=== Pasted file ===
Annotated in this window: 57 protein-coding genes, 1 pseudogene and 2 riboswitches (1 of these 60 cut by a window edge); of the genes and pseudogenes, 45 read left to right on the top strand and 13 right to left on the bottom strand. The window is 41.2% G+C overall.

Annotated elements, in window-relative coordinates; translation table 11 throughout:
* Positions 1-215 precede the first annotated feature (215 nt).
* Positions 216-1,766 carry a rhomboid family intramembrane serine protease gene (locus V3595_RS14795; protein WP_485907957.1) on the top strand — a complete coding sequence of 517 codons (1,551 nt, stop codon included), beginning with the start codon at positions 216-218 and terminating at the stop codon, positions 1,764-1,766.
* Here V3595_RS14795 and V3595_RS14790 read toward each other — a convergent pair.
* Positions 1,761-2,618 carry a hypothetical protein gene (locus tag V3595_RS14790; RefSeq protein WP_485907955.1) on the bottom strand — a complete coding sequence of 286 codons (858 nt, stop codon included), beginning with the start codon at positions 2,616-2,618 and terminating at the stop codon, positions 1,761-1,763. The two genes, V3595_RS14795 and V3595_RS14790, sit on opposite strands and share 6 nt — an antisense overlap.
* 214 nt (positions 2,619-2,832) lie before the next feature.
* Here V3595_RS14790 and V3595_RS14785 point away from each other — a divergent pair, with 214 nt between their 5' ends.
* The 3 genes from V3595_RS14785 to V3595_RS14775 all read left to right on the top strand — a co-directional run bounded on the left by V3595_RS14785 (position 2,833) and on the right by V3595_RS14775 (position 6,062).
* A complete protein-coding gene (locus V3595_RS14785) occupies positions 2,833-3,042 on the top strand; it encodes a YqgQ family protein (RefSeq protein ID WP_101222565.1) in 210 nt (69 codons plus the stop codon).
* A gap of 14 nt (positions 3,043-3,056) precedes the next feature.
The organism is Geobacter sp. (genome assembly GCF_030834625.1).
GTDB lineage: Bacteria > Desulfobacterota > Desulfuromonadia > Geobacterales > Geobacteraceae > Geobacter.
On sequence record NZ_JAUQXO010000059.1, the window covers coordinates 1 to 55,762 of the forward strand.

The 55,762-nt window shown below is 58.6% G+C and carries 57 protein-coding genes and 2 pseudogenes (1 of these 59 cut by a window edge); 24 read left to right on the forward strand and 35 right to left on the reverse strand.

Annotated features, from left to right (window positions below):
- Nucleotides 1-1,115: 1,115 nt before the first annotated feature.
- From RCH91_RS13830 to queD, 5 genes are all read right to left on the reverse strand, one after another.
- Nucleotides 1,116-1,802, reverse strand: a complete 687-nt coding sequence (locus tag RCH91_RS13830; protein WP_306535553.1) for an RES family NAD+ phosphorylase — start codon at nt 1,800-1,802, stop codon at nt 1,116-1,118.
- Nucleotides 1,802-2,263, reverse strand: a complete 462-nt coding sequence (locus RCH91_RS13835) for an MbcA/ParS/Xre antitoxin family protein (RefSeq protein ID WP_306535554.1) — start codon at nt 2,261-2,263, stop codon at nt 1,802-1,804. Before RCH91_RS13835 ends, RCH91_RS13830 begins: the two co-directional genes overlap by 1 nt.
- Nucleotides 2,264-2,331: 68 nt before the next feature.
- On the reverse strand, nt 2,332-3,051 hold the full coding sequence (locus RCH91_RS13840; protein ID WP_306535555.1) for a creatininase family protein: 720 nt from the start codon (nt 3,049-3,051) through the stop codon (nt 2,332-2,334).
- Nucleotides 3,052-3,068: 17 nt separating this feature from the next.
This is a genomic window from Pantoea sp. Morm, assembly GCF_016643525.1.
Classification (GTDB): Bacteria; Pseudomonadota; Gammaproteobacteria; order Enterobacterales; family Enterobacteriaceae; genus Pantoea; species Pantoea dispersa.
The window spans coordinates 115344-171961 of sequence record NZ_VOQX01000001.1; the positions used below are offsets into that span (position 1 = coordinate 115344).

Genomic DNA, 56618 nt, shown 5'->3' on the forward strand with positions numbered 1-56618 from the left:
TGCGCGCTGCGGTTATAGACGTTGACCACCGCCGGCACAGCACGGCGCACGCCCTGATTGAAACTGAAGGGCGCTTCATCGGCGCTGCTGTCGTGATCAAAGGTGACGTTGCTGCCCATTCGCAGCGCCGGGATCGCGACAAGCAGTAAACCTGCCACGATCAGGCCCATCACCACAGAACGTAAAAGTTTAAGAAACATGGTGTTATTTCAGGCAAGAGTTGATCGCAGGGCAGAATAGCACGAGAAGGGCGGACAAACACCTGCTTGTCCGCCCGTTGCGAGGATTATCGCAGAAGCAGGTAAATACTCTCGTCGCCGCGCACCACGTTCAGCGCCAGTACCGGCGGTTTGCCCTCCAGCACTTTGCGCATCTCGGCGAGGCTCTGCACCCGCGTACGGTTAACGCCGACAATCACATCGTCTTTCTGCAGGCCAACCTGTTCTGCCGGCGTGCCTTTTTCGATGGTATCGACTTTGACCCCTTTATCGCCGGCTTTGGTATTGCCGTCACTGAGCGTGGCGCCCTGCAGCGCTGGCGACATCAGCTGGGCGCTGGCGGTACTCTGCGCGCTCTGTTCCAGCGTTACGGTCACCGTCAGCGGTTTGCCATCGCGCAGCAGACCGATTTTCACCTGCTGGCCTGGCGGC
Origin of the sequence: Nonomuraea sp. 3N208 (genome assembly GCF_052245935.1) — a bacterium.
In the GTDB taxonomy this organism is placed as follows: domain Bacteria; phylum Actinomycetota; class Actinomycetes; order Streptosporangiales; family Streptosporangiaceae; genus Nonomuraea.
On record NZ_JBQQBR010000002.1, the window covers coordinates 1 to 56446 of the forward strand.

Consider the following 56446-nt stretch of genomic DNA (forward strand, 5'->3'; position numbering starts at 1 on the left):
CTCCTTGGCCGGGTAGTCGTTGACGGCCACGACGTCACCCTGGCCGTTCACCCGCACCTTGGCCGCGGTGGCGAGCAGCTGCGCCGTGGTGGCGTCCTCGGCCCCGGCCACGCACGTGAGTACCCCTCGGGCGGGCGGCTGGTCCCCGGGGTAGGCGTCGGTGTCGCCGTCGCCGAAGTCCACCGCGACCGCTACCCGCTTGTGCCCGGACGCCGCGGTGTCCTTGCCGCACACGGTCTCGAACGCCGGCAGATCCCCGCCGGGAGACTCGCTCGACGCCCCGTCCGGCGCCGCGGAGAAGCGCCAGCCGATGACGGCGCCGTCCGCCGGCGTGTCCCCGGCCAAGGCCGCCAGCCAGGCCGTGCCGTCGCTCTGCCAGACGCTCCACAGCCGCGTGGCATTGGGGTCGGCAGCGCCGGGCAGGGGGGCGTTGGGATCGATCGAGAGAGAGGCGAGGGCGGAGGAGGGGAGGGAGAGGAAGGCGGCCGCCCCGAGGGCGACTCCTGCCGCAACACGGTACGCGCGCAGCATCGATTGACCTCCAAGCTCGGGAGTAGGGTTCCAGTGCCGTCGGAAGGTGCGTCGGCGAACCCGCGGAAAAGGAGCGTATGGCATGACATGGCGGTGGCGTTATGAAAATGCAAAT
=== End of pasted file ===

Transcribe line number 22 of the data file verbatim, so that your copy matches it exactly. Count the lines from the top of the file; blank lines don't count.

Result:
- On the reverse strand, nt 2,332-3,051 hold the full coding sequence (locus RCH91_RS13840; protein ID WP_306535555.1) for a creatininase family protein: 720 nt from the start codon (nt 3,049-3,051) through the stop codon (nt 2,332-2,334).